Two of Ireland's leading economists agree that the Government has little room to make any changes to Budgetary targets.

Economic and Social Research Institute Professor John FitzGerald and Stephen Kinsella, a senior lecturer in Economics at the University of Limerick, have said a €2 billion reduction in the Budget deficit is still likely to be required.

Speaking on RTÉ's Morning Ireland, Prof FitzGerald said there will be negative consequences if the Government misses its 3% deficit target.

He said it is too early to predict whether less than €2bn will be needed to meet this target.

Prof FitzGerald said even if €2bn is not needed, there are other difficulties to maintaining stability, including the Government's wealth tax on pension funds from next year and health budget overspends.

He said: "Even if we were right and you don't need the full €2bn, and €500m in water charges is brought in, there are a number of other difficulties.

"One, the Government has a very large wealth tax; €500m on pension funds last year and this year and they've next year, they're going to get rid of it.

"If they continue with that, they're going to have to find €500m elsewhere to fill that hole.

"Also the health budget is running over, and every €100m overspend is less that they have for next year."

Mr Kinsella said the Government must meet targets set in the memorandum of understanding with the Troika.

He said Ireland has gained credibility in international markets by sticking rigidly to targets set.

It is difficult to see, given the imposition of water charges, how any other large taxation measure could ensure that less than €2bn would be needed, he added.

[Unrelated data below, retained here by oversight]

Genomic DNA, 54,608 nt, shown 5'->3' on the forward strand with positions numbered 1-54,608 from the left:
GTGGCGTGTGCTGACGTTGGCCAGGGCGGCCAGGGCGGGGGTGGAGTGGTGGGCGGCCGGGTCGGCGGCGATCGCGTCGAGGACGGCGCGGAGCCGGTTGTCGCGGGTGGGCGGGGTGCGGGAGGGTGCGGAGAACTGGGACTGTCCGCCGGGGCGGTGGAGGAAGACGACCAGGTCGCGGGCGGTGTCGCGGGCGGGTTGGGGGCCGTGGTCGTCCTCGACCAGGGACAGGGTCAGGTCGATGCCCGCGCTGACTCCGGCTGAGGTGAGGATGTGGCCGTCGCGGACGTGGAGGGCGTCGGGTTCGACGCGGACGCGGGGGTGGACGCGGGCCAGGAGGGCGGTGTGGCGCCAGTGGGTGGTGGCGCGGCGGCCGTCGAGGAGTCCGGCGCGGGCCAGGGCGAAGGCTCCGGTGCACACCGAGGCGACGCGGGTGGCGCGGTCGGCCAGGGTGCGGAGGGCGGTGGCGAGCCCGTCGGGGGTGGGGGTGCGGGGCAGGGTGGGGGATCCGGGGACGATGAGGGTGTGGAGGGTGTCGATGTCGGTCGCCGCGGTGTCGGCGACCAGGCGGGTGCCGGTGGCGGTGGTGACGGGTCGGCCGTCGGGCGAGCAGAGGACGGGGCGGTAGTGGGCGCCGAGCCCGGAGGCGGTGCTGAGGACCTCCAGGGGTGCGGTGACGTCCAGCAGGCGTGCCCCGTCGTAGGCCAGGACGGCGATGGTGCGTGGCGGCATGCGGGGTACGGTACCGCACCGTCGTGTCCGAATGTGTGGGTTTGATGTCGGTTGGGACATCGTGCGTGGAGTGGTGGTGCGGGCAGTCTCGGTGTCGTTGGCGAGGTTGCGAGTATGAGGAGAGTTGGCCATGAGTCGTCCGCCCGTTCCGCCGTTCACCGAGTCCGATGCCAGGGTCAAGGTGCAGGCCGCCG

Both economists say the Budget of 2016 will face different challenges, as the Department of Finance has committed to a further reduction of €2bn, the Government will be approaching a General Election, and they predict that the public will be suffering from "austerity fatigue".

Meanwhile, former Taoiseach John Bruton has said that budgetary limitations are likely to be faced for a number of years.

Speaking on RTÉ's Today with Sean O'Rourke, the president of Ireland's International Financial Services Centre (IFSC) said the fiscal compact treaty commits the Irish people to lowering debt from 120% of income to 60%.

Mr Bruton said slow economic growth means governments will have to run budget surpluses for the next number of years.

It is unwise to promise something to the public that cannot be delivered due to limitations agreed in the fiscal compact, he said.

Mr Bruton said whether €2 billion needs to be taken out of the economy in this year's Budget will depend on the rate of economic growth.

He added that across the world economic growth has been less than expected, which is especially difficult for Ireland given the country's dependence on exports.

Fine Gael TD Simon Harris has said the Government has to look at "giving something back" to the people when it comes to the next budget.

Speaking on Today with Sean O'Rourke, Mr Harris said if the Government was serious about reviving the domestic economy, people would have to see a bit extra on their payslip at the end of the month.

He said they had to start showing people the benefit of the work that has been done.